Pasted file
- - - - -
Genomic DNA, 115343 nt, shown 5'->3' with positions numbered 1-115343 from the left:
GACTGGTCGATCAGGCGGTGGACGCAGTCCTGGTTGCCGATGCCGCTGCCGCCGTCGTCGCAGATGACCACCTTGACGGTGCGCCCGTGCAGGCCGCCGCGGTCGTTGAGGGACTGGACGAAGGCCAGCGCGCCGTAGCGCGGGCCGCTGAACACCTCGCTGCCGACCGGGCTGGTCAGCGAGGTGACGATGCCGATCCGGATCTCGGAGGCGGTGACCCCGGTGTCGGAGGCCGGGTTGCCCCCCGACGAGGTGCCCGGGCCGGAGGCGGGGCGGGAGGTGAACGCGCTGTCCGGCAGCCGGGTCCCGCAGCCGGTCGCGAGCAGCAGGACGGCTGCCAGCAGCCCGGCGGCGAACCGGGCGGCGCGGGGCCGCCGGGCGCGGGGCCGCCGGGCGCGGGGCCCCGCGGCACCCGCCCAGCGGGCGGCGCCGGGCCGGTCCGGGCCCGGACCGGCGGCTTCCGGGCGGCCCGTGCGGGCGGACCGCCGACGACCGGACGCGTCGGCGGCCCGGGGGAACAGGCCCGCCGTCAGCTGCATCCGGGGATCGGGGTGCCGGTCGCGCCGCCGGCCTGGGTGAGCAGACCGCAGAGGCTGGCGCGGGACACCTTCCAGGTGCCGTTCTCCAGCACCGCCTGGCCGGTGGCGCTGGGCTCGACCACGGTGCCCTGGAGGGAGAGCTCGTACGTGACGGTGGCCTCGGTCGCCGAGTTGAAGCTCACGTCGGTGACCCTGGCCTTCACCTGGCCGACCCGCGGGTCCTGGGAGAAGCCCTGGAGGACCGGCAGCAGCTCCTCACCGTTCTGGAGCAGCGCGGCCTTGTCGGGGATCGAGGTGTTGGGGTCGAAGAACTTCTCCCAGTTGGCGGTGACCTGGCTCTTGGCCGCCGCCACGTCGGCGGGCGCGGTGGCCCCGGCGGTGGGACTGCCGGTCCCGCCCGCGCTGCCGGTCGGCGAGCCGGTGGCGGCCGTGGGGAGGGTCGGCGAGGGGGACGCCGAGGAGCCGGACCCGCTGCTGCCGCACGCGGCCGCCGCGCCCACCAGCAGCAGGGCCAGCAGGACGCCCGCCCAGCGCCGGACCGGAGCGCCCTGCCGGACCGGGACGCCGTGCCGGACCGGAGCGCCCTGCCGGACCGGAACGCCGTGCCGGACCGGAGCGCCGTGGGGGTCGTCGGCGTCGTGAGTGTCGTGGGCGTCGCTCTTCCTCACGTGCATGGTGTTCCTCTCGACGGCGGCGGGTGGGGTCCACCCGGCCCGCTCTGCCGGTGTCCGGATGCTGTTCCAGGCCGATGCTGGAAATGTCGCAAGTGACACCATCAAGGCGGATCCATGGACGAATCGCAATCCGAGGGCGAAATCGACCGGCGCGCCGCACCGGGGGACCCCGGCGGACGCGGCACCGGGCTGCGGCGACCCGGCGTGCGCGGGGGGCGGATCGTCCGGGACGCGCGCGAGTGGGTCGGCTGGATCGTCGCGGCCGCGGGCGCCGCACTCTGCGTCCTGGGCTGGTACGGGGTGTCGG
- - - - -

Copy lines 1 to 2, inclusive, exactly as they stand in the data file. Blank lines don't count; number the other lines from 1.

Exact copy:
Genomic DNA, 115343 nt, shown 5'->3' with positions numbered 1-115343 from the left:
GACTGGTCGATCAGGCGGTGGACGCAGTCCTGGTTGCCGATGCCGCTGCCGCCGTCGTCGCAGATGACCACCTTGACGGTGCGCCCGTGCAGGCCGCCGCGGTCGTTGAGGGACTGGACGAAGGCCAGCGCGCCGTAGCGCGGGCCGCTGAACACCTCGCTGCCGACCGGGCTGGTCAGCGAGGTGACGATGCCGATCCGGATCTCGGAGGCGGTGACCCCGGTGTCGGAGGCCGGGTTGCCCCCCGACGAGGTGCCCGGGCCGGAGGCGGGGCGGGAGGTGAACGCGCTGTCCGGCAGCCGGGTCCCGCAGCCGGTCGCGAGCAGCAGGACGGCTGCCAGCAGCCCGGCGGCGAACCGGGCGGCGCGGGGCCGCCGGGCGCGGGGCCGCCGGGCGCGGGGCCCCGCGGCACCCGCCCAGCGGGCGGCGCCGGGCCGGTCCGGGCCCGGACCGGCGGCTTCCGGGCGGCCCGTGCGGGCGGACCGCCGACGACCGGACGCGTCGGCGGCCCGGGGGAACAGGCCCGCCGTCAGCTGCATCCGGGGATCGGGGTGCCGGTCGCGCCGCCGGCCTGGGTGAGCAGACCGCAGAGGCTGGCGCGGGACACCTTCCAGGTGCCGTTCTCCAGCACCGCCTGGCCGGTGGCGCTGGGCTCGACCACGGTGCCCTGGAGGGAGAGCTCGTACGTGACGGTGGCCTCGGTCGCCGAGTTGAAGCTCACGTCGGTGACCCTGGCCTTCACCTGGCCGACCCGCGGGTCCTGGGAGAAGCCCTGGAGGACCGGCAGCAGCTCCTCACCGTTCTGGAGCAGCGCGGCCTTGTCGGGGATCGAGGTGTTGGGGTCGAAGAACTTCTCCCAGTTGGCGGTGACCTGGCTCTTGGCCGCCGCCACGTCGGCGGGCGCGGTGGCCCCGGCGGTGGGACTGCCGGTCCCGCCCGCGCTGCCGGTCGGCGAGCCGGTGGCGGCCGTGGGGAGGGTCGGCGAGGGGGACGCCGAGGAGCCGGACCCGCTGCTGCCGCACGCGGCCGCCGCGCCCACCAGCAGCAGGGCCAGCAGGACGCCCGCCCAGCGCCGGACCGGAGCGCCCTGCCGGACCGGGACGCCGTGCCGGACCGGAGCGCCCTGCCGGACCGGAACGCCGTGCCGGACCGGAGCGCCGTGGGGGTCGTCGGCGTCGTGAGTGTCGTGGGCGTCGCTCTTCCTCACGTGCATGGTGTTCCTCTCGACGGCGGCGGGTGGGGTCCACCCGGCCCGCTCTGCCGGTGTCCGGATGCTGTTCCAGGCCGATGCTGGAAATGTCGCAAGTGACACCATCAAGGCGGATCCATGGACGAATCGCAATCCGAGGGCGAAATCGACCGGCGCGCCGCACCGGGGGACCCCGGCGGACGCGGCACCGGGCTGCGGCGACCCGGCGTGCGCGGGGGGCGGATCGTCCGGGACGCGCGCGAGTGGGTCGGCTGGATCGTCGCGGCCGCGGGCGCCGCACTCTGCGTCCTGGGCTGGTACGGGGTGTCGG